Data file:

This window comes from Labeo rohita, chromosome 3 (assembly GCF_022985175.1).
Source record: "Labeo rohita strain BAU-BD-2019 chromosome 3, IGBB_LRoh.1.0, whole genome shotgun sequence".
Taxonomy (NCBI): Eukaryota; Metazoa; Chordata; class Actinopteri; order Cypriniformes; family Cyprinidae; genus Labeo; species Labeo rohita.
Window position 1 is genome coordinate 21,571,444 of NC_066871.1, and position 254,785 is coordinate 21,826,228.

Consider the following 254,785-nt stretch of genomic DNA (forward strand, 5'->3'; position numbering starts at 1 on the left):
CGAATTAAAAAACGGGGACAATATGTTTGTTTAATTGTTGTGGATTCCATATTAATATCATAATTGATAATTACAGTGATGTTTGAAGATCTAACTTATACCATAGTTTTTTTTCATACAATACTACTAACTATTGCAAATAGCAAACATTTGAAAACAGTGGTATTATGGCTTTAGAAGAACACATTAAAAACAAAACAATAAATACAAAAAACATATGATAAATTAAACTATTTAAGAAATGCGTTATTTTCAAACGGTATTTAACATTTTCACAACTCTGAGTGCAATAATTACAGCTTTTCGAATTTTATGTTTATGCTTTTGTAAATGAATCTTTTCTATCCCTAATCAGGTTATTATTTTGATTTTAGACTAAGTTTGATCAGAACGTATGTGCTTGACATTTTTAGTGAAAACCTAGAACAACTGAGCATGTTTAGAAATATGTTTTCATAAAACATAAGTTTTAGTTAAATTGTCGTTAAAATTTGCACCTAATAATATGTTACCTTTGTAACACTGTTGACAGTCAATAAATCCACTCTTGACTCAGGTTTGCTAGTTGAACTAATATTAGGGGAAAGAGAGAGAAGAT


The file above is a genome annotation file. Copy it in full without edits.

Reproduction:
This window comes from Labeo rohita, chromosome 3 (assembly GCF_022985175.1).
Source record: "Labeo rohita strain BAU-BD-2019 chromosome 3, IGBB_LRoh.1.0, whole genome shotgun sequence".
Taxonomy (NCBI): Eukaryota; Metazoa; Chordata; class Actinopteri; order Cypriniformes; family Cyprinidae; genus Labeo; species Labeo rohita.
Window position 1 is genome coordinate 21,571,444 of NC_066871.1, and position 254,785 is coordinate 21,826,228.

Consider the following 254,785-nt stretch of genomic DNA (forward strand, 5'->3'; position numbering starts at 1 on the left):
CGAATTAAAAAACGGGGACAATATGTTTGTTTAATTGTTGTGGATTCCATATTAATATCATAATTGATAATTACAGTGATGTTTGAAGATCTAACTTATACCATAGTTTTTTTTCATACAATACTACTAACTATTGCAAATAGCAAACATTTGAAAACAGTGGTATTATGGCTTTAGAAGAACACATTAAAAACAAAACAATAAATACAAAAAACATATGATAAATTAAACTATTTAAGAAATGCGTTATTTTCAAACGGTATTTAACATTTTCACAACTCTGAGTGCAATAATTACAGCTTTTCGAATTTTATGTTTATGCTTTTGTAAATGAATCTTTTCTATCCCTAATCAGGTTATTATTTTGATTTTAGACTAAGTTTGATCAGAACGTATGTGCTTGACATTTTTAGTGAAAACCTAGAACAACTGAGCATGTTTAGAAATATGTTTTCATAAAACATAAGTTTTAGTTAAATTGTCGTTAAAATTTGCACCTAATAATATGTTACCTTTGTAACACTGTTGACAGTCAATAAATCCACTCTTGACTCAGGTTTGCTAGTTGAACTAATATTAGGGGAAAGAGAGAGAAGAT